The Dance of Optimization: Waltzing Down to the Silicon
TOM WILLIAMS, EDITOR-IN-CHIEF
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There appears to be a transition taking place that will significantly influence the way embedded systems are designed. For some time we have been witnessing developments in small form factor modules in various creative incarnations. The venerable PC/104 form factor continues its healthy acceptance along with such derivations as PC/104 Express and SUMIT-ISM, other stackable form factors like EPIC and EBX, and COM Express and its variants now shrinking down to the sub-credit-card “ultra” size. The list goes on.
These innovations are the result of the push to find optimal solutions to a variety of problems and applications. That is what engineers do for a living. One such class of problems that cuts across the efforts of stackable and COM approaches has been how to combine the general-purpose functionality (CPU, memory) with the more specialized functionality (I/O). That gets far less than straightforward when you try to optimize the combination for size, cost, performance, power consumption and ruggedness. Still, the efforts and the results at the small module level have been mighty. It now appears that this titanic struggle will increasingly be taking place at the silicon level.
Advances in programmable logic and the ability to combine it with hard-transistor IC implementations on a single die are leading to rapid advances. In this issue of RTC we have news of a major rollout from Altera and the productization of efforts by Xilinx that were first announced last year. In addition, Microsemi and Cypress Semiconductor already have products on the market with more to come. It has long been assumed that from a performance/size/power perspective, hard-wired ASIC would be the ideal solution. Little considerations like cost, however, have kept that from happening.
Now, however, the effort to combine general programmability with application-specific circuits and functionality is moving from board to die. Lest I be misunderstood, this is not going to spell the end for small modules, but it may make them smaller and less critical in terms of form factor. Still you have to get the results of all this processing off the board and into the system and the real world, which is not measured in nanometers. Boards and connector technology have a bright future in the world of these developments.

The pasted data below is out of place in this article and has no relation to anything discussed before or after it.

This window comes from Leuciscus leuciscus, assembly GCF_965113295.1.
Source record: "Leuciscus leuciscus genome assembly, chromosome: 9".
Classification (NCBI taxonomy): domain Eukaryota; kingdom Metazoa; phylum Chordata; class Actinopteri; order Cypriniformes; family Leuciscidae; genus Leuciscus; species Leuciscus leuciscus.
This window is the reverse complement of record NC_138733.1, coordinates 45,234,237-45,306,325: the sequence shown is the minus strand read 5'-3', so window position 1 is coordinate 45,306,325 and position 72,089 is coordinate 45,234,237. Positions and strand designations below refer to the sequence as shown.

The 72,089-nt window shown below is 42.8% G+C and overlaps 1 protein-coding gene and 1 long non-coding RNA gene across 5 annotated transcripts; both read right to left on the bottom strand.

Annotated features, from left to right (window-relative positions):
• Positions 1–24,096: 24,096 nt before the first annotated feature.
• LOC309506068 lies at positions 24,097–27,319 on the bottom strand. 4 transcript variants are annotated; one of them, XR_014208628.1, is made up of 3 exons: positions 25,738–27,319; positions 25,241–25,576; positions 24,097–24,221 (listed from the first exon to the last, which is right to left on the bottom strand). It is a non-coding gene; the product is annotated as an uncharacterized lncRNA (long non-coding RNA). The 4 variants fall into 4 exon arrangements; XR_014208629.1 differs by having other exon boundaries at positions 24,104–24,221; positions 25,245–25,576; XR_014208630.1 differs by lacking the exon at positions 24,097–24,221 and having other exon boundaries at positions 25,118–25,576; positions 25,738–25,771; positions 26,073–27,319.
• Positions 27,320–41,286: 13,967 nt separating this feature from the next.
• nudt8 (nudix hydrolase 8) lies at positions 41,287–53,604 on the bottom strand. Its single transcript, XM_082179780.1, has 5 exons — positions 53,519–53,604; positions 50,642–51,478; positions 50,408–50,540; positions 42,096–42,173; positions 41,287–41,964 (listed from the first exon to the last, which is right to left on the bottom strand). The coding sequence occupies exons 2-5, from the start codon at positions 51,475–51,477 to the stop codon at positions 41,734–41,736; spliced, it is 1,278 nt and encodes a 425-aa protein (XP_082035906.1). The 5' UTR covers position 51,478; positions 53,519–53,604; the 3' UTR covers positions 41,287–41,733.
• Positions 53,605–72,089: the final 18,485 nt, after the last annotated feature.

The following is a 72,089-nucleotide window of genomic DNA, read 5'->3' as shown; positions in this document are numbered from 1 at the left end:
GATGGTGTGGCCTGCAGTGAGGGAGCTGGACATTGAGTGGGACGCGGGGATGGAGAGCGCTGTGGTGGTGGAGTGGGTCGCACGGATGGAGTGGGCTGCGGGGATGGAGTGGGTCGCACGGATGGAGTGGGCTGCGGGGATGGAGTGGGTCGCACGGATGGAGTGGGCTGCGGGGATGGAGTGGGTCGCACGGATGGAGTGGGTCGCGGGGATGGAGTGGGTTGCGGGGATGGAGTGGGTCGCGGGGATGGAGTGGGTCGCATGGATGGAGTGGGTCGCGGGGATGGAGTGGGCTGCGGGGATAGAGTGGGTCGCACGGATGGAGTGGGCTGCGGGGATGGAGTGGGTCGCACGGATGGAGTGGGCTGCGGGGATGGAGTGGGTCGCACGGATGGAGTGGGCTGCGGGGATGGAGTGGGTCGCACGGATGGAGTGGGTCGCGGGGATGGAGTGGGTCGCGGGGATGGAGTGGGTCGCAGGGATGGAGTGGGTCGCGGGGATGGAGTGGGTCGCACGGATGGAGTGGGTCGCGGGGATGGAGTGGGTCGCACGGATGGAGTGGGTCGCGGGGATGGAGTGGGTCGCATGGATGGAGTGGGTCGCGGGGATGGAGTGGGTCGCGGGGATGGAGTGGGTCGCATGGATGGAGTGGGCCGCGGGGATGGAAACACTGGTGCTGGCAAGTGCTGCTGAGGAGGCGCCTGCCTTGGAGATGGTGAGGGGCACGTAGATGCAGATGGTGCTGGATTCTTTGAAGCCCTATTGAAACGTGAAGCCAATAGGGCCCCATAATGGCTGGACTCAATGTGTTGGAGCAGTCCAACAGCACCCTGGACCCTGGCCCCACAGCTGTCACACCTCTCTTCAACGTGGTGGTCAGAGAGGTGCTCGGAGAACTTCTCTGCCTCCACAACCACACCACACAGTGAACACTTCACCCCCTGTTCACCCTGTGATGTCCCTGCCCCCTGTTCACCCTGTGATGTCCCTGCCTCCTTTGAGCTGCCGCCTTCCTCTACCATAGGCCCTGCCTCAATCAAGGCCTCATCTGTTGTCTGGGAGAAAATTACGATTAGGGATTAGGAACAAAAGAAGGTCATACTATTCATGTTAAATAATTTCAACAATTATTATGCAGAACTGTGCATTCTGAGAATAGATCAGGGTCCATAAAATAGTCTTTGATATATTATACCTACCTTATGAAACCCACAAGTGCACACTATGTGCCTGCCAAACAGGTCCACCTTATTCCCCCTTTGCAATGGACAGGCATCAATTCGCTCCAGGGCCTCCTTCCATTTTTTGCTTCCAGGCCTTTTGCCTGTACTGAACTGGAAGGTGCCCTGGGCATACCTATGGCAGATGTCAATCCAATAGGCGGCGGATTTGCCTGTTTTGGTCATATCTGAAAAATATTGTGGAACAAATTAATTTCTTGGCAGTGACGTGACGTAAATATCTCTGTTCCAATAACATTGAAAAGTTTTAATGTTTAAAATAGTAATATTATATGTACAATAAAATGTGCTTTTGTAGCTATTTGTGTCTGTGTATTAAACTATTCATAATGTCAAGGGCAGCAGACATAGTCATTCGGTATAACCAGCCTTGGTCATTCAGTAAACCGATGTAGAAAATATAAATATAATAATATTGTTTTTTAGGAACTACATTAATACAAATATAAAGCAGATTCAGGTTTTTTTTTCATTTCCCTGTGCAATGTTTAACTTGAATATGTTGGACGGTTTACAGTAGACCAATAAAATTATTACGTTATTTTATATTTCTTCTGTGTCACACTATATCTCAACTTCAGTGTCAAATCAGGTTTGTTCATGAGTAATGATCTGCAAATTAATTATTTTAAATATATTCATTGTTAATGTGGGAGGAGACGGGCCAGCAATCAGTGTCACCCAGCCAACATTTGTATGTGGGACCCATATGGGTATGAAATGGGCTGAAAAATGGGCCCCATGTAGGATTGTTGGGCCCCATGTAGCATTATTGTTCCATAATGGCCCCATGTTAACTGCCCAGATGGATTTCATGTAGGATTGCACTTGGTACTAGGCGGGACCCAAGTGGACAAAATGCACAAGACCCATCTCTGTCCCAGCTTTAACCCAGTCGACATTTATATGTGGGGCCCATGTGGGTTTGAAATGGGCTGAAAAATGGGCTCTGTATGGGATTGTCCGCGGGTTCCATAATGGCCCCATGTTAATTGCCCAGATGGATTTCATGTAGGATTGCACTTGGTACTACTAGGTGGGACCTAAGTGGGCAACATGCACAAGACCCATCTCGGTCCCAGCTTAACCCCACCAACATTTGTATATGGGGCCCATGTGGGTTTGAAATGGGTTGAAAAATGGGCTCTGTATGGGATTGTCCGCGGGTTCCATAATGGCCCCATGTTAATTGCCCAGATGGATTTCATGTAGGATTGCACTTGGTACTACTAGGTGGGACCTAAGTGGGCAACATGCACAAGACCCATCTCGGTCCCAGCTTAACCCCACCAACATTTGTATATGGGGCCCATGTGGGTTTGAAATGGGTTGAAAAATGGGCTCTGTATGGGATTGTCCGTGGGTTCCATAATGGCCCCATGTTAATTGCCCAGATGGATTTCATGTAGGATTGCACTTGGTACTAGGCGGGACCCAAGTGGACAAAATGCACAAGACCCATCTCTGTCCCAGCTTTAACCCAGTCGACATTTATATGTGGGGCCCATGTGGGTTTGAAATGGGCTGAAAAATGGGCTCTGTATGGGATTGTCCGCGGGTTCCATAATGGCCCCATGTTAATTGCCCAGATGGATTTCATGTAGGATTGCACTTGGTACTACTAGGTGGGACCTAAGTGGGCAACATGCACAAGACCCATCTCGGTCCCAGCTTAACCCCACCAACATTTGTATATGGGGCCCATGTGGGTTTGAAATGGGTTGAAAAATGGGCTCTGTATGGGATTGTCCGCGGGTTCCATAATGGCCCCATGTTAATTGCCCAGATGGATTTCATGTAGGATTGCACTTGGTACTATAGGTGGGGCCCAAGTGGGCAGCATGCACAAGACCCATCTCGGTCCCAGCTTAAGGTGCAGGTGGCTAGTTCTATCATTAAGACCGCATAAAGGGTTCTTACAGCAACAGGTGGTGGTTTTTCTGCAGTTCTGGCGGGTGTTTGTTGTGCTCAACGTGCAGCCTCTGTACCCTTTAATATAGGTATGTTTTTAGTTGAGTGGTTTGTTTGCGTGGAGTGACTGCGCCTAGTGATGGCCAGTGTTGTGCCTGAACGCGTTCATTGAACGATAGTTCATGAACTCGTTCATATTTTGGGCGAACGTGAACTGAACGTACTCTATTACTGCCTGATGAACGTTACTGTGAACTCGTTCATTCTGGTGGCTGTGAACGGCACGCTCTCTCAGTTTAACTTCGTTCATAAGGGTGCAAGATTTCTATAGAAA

Many of these efforts combine a CPU with a programmable logic fabric as is the case with the Microsemi SmartFusion, the Xilinx Zynq, the Cypress PSoC and the combination of an Intel Atom processor with an Altera FPGA fabric in the Stellarton module. The latter has not (yet) combined these two elements on a single die and nobody is talking, but, well . . . it looks like a natural next step. In addition, Altera has just announced the rollout of its 28nm technology in the form of three families of FPGA devices. While these do not explicitly include an on-chip CPU, the Embedded Hardcopy Block (EHB) technology that allows the implementation of hard transistor circuits in the same die with the FPGA, makes that at least theoretically possible as well. Altera also offers the ability to take a proven FPGA or FPGA/EHB combination and move it directly to a fully hard-transistor ASIC implementation with the attendant advantages in cost, power, performance and size.
And thus the general-purpose programmable functions of the CPU and the application-specific functions of the I/O subsystem—which have heretofore been accomplished with stackable or COM modules—become available on a single chip and at costs that no longer need be justified by huge volumes. The days when developers sent an ASIC design off to the fab and then sat staring blankly at a revolver on their desks hoping that some flaw would not turn up in the finished part may now mostly be over. You get to fully check out the FPGA-based design in the deployed product, correct any errors and then when more modest volumes and greater confidence allow, move it to the fully hardened part.
Of course, the existence of these parts that have been dubbed by some as Application Services Platforms (ASPs) does not fully bridge the gap between software and hardware design. Writing C code for a well-known processor architecture such as the ARM is still a different discipline from developing hardware functions or implementing hardware algorithms on an FPGA. Advances in development tools have certainly helped and have at least greatly aided communication between the two disciplines, but there is more to do.
One of the hopeful developments is that it will become much easier and less costly to experiment to see if it is better to implement a given function in software or hardware and to produce actual data on the differences. This is what we might call another round in the “dance of optimization.” It never ends. The words to the music go something like, “Wow. That’s really cool. But maybe we can tweak this part a little more.” And the band plays on.